When I came into Filianism, I planned to keep Sophia as the centre of my faith, as my ‘image’ of Déa. This seemed to be easy for me as I was already familiar with many Filianic concepts that Sophia and Her many legends fit into. The Seven Janyati can be linked to Sophia’s ‘seven pillars’ mentioned in the Bible, as well as Her seven aeons to combat the Archons in Gnostic texts, also the seven gifts of the Holy Spirit and so on. The Trinity of Déa was easy to synchronise with the Sophian trinity of Barbelo (the Mysteria), Pistis Sophia (the Bright Mother) and Zoe Sophia (the Holy Daughter). Over time I started to use the more traditional Filianic names for the Trinity such as Mari and Janah, but I still recognised the Sophian trinity within Filianism. It all seemed to come together so easily. As if Sophia had been guiding me here all along.
But for some strange reason I became incredibly disillusioned with Gnostic Christianity yet again, despite having left, and how Sophia continues to be seen among their groups. This was honestly unfair of me, as I had already stopped being a Gnostic and a Christian. Though I wished to look to these groups and older texts for inspiration in strengthening my faith in Sophia, I should not have expected them to hold Her in the same regard as She would in a Déanic faith where the Divine Feminine is always revered first and foremost. I suppose it was the fact that these groups rarely even meet the standard of ‘egalitarian’, let alone feminine-focused. So, for the sake of my own sanity as well as not wanting to be a pain in the ass for others, I decided to leave Gnosticism and Christianity alone and just focus on my own faith; Filianism.
For some reason I thought this meant saying goodbye to Sophia. All because I convinced myself that the Gnostics and Christians had some claim over Her. They may do with the Magdalene, I can accept that, but Sophia is a perennial figure. I have found Facebook Pagan groups that worship and invoke Her without any links to Christianity. Also, outside of Eastern and Russian Orthodox (and possibly some other sects), the majority of Western Christianity barely recognises Her or merely views Her as an allegory for wisdom. She is not an angel or spirit or anything close to the level of Christ! As for Gnostics, all I can say is that the Sophia I know is not the one they know. They may share some similarities but we are looking at two different facets of the same diamond. Like to Muslims who honour Yeshua (Isa), yet view him through a completely different lens than a Christian would.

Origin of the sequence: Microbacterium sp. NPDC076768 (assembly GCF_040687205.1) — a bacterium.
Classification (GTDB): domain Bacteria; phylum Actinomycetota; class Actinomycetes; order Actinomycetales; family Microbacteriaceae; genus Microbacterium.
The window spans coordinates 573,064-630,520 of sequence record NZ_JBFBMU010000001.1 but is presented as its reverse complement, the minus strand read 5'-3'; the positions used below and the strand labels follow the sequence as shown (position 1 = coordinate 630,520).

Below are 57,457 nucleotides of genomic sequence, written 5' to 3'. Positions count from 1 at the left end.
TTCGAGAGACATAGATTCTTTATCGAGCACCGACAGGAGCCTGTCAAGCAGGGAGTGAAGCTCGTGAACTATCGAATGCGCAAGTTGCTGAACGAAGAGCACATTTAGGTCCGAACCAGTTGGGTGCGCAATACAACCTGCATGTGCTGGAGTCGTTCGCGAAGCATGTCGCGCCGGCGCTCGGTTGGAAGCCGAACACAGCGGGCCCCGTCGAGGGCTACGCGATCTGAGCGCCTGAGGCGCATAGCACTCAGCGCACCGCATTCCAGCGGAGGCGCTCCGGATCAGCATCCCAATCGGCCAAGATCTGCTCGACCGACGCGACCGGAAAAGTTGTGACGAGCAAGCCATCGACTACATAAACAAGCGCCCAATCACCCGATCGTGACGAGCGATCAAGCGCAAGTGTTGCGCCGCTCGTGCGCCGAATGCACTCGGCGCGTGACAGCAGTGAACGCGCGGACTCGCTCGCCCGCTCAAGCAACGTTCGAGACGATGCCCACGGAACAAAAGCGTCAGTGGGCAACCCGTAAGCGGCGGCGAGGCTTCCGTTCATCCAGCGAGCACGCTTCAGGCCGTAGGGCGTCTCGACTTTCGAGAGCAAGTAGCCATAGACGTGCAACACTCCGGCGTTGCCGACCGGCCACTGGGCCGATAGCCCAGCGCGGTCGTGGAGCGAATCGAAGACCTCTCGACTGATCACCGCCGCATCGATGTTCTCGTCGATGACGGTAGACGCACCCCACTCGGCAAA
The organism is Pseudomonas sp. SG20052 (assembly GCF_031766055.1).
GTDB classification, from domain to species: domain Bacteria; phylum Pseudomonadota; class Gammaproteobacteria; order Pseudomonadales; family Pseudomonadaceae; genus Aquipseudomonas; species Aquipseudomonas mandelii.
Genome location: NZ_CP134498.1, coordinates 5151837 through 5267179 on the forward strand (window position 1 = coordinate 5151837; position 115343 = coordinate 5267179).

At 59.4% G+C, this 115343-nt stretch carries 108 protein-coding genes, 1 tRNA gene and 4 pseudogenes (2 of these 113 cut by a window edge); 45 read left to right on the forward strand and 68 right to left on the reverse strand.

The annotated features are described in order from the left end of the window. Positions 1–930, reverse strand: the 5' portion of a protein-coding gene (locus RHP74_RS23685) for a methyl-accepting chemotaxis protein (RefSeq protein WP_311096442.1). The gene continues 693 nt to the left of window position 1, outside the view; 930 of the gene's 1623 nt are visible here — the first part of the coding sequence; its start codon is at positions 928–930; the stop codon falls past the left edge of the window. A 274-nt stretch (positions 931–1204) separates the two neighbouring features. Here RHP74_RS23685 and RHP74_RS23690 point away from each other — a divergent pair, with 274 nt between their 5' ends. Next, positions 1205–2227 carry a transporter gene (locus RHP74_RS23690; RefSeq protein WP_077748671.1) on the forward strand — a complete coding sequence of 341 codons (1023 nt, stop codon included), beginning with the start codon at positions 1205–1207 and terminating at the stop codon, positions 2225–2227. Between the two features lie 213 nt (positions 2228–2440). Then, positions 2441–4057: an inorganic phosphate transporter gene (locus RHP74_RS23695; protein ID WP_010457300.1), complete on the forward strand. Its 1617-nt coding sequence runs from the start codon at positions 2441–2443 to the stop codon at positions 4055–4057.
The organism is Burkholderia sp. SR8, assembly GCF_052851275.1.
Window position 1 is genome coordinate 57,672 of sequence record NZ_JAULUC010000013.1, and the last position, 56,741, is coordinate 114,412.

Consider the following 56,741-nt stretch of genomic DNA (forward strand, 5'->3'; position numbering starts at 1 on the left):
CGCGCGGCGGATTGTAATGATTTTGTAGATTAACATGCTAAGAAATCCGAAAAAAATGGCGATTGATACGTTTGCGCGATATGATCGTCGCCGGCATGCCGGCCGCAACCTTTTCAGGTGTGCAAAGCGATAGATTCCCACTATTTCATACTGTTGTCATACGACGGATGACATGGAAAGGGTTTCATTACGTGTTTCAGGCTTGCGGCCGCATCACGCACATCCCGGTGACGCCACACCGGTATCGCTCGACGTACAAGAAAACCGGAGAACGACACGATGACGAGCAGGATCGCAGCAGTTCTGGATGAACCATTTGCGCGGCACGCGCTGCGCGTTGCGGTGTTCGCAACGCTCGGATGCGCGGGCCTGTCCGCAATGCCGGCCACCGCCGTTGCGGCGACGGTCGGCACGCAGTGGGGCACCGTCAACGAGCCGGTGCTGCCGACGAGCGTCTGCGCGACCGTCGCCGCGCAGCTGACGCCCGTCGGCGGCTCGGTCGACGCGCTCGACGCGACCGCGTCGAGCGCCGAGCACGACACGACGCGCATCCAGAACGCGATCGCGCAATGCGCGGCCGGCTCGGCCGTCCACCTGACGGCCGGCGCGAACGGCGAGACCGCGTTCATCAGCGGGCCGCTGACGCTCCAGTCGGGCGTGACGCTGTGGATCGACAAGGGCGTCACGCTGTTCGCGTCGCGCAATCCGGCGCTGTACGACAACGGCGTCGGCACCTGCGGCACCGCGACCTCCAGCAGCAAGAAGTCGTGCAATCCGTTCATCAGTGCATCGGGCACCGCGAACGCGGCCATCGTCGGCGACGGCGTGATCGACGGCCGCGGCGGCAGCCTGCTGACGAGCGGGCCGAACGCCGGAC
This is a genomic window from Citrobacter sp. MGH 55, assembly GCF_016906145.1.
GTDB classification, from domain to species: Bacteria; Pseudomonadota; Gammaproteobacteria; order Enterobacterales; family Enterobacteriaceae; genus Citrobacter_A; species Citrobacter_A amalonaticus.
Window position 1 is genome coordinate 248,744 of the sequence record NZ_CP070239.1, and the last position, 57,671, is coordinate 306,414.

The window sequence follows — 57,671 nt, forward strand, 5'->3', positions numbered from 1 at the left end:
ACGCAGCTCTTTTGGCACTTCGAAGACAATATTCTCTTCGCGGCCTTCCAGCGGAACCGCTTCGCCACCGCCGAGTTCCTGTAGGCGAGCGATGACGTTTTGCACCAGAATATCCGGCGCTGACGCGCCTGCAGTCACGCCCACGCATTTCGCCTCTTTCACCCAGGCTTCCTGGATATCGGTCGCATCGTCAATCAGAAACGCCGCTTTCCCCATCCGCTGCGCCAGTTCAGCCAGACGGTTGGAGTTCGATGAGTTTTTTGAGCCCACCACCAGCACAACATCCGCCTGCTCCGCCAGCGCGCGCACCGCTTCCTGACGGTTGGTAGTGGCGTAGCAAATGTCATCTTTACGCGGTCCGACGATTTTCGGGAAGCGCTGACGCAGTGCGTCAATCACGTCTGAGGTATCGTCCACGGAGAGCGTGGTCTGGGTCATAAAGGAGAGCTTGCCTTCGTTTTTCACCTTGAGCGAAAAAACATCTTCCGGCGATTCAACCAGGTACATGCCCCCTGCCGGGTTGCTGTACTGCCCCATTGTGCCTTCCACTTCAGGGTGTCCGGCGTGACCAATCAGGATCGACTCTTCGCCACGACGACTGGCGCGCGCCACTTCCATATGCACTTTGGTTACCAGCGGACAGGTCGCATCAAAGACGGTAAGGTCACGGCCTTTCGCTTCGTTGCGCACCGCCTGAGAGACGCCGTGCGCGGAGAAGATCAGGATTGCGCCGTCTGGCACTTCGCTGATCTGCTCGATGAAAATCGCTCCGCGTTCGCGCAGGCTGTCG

Basically; cleaving to Sophia in my faith does not make me a Gnostic or a Christian. I am not the first Filianist or Déanist to worship Déa through Sophia; there was a poem dedicated to Sophia found in one of the original Madrian magazine copies of The Coming Age, going back to the 1970’s. And I’m sure I won’t be the last. I feel Déanism and Filianism, as well as giving a space for those who wish to worship the divine feminine in Her own right, also allows us to venerate these goddesses free from the chains of patriarchy, many of which we find were shackled centuries after the goddesses original, empowering myths and cults.
My Sophia has no Father and no Consort or Brother who saves Her.
My Sophia did not create a false god or a false world.
My Sophia is not fallen or trapped or r*ped.
My Sophia is the Mother of All Things. And All Things came from Her goodness.
My Sophia is the Holy Daughter, Her own self lowered to save those who turned from Her.
My Sophia suffered no brutal torment or bloody sacrifice; but became the living spirit within all Maids to help them rise and return to Déa.
My Sophia is not ‘Bride of God’ or ‘Spirit of God’. She is God Herself.
After mere days of feeling like my heart was hallow and aching, I called to Sophia and I felt Her there within me. She had never left. She is Déa. She is my Lady. My Queen. My Heavenly Mother and Divine Saviour.
Blessed is She.